- Student volunteers: We are one of the few organizations to accept youth under the age of 16.
- Special programs: We are a training site for the Michael Berry Career Center, Mixter School, Services to Enhance Potential, and Jewish Vocational Services.
- Low-cost spay/neuter vouchers: 582 distributed to dog and cat owners
- Low-cost microchip vouchers: 198 distributed to pet owners
- Training classes: Offered throughout the year for dog, puppy, and kitten owners
- Operation Feed Fido: Our food supplement program
- Off-site Adoptions: Held each weekend throughout the region, with primary locations at Pet Supplies Plus, Petco, and PetSmart.
- Black Tie & Tails dinner, dance, and auction
- Mutt Strut & Pet Expo
- 3rd-party sponsored events held monthly, including Bowl-4-Animal Rescue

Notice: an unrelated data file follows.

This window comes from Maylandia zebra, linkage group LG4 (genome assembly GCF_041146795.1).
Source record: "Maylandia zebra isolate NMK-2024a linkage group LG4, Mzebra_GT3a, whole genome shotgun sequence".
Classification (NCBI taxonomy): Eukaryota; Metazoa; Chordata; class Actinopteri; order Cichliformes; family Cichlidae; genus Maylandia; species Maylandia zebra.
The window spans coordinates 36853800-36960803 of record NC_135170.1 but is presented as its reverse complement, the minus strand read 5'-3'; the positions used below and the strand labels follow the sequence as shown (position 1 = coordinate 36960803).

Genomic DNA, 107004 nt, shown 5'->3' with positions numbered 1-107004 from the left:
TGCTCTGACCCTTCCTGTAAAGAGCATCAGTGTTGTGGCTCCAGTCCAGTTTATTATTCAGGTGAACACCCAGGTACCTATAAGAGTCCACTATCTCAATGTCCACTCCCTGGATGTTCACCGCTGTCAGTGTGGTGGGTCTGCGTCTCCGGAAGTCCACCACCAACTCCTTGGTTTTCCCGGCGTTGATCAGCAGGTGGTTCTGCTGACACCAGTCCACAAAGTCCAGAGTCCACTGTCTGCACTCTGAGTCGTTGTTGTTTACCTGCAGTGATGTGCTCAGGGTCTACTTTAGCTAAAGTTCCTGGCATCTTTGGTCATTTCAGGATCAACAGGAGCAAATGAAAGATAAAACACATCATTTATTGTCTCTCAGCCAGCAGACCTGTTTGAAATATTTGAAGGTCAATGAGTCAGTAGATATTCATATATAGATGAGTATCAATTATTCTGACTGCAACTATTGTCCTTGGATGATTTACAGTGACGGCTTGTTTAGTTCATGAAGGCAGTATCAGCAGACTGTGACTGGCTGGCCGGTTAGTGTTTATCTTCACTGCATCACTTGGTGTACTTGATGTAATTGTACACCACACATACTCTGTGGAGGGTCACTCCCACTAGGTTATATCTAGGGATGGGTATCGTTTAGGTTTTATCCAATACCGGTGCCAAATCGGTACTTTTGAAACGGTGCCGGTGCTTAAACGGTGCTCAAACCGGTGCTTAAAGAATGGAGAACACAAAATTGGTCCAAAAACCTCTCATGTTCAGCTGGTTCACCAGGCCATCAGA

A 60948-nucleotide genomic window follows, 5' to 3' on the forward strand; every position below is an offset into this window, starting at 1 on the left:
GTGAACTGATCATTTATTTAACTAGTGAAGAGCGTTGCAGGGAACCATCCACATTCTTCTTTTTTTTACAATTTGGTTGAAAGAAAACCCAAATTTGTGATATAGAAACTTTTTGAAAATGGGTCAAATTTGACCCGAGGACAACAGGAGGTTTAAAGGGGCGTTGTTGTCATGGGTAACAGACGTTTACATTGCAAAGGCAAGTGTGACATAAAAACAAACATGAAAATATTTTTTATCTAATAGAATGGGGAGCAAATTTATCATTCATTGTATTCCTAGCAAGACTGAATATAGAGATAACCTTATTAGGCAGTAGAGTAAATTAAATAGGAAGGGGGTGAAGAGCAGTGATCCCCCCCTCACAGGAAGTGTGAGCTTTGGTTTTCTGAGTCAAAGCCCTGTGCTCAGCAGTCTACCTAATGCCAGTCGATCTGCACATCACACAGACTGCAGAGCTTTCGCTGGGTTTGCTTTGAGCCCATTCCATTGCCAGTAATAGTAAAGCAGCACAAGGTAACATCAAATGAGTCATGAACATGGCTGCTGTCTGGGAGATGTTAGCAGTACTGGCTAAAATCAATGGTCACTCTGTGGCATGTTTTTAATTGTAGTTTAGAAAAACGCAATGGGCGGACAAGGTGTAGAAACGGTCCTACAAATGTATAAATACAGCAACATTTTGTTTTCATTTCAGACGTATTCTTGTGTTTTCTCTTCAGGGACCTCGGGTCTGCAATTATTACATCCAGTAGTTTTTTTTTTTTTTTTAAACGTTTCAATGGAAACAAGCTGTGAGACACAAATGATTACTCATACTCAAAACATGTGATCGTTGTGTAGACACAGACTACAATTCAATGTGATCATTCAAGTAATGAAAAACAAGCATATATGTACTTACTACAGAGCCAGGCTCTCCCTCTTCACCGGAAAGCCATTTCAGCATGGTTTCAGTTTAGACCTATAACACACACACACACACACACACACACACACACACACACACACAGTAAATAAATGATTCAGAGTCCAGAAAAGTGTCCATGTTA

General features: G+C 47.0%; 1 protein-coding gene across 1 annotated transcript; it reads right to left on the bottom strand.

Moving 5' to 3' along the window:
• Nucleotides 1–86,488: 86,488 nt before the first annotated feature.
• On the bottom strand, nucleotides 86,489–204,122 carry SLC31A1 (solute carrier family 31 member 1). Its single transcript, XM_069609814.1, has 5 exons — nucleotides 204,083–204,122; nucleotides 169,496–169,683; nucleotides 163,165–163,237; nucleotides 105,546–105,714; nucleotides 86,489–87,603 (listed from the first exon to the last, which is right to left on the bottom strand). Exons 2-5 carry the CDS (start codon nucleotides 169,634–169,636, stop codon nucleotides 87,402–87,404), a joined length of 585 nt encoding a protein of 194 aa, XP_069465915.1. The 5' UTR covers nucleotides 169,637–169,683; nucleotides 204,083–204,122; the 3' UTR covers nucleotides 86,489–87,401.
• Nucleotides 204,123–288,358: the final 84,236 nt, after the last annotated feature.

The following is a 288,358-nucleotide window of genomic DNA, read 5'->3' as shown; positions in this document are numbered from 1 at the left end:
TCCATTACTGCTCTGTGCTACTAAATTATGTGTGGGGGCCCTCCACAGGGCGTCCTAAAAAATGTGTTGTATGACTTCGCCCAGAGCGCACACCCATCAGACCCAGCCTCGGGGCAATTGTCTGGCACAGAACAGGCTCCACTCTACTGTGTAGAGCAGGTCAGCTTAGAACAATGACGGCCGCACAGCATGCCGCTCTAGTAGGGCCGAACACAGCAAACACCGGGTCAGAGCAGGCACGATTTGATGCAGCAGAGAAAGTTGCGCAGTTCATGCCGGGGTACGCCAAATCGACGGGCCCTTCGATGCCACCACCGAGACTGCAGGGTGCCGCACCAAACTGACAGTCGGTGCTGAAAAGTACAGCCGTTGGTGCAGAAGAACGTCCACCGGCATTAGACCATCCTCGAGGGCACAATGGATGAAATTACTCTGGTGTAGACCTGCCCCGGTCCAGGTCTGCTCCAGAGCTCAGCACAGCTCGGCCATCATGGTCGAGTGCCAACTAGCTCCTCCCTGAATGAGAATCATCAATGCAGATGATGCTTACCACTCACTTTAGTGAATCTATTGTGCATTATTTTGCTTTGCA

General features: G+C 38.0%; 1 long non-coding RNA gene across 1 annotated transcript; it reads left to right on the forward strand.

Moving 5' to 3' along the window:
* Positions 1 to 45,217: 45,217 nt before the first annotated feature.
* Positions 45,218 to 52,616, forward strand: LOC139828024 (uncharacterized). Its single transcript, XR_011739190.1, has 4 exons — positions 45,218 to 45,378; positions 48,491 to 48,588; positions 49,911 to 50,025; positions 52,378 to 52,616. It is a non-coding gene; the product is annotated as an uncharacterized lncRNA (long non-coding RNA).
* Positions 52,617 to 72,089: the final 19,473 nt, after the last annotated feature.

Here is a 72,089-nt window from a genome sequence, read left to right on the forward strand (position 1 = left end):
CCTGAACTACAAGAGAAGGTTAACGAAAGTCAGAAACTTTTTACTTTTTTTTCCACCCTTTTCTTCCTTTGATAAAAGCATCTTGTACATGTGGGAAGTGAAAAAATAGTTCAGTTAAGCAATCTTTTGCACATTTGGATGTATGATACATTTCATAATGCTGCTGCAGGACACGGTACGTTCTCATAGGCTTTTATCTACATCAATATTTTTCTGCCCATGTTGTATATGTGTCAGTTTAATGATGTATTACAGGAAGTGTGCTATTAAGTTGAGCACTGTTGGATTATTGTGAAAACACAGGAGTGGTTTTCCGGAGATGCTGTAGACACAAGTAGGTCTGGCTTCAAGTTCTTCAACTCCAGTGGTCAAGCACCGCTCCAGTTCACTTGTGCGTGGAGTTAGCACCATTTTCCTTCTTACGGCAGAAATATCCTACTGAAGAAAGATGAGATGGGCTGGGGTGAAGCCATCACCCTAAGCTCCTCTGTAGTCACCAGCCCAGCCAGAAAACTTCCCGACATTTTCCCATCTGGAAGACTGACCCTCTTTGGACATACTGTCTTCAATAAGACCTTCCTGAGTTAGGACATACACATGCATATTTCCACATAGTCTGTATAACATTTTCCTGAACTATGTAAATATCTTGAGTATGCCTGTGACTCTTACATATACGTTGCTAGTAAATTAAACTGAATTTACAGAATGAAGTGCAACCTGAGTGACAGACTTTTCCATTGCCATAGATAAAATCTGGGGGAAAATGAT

- City of Dearborn: Homecoming, Memorial Day Parade & Farmers’ Market
We are excited about the prospect of taking steps closer to building a new facility for the animals and the humans who care for them. Our organization’s new name, Friends for Animals of Metro Detroit, is a related piece of that plan, so it was introduced at the Official Key Transfer Ceremony on February 19th, a celebration of the formal passing of the key to the Amtrak station from the City to our organization.
Here is some background information about our organization and the funding activities that will help provide some perspective for continuing this conversation.
The Friends For the Dearborn Animal Shelter is a 501c3 non-profit organization that operates the Dearborn Animal Shelter under contract to the city of Dearborn. Our role is to supplant a city-funded service, in a privatized relationship, to help provide broader care for animals than the city could provide on its own. Prior to our involvement, the city facility was a pound, holding stray animals for the state mandated (4) days and if the animals were not claimed, they were euthanized. This was a standard city pound approach two decades ago and one that fortunately, is not our situation today.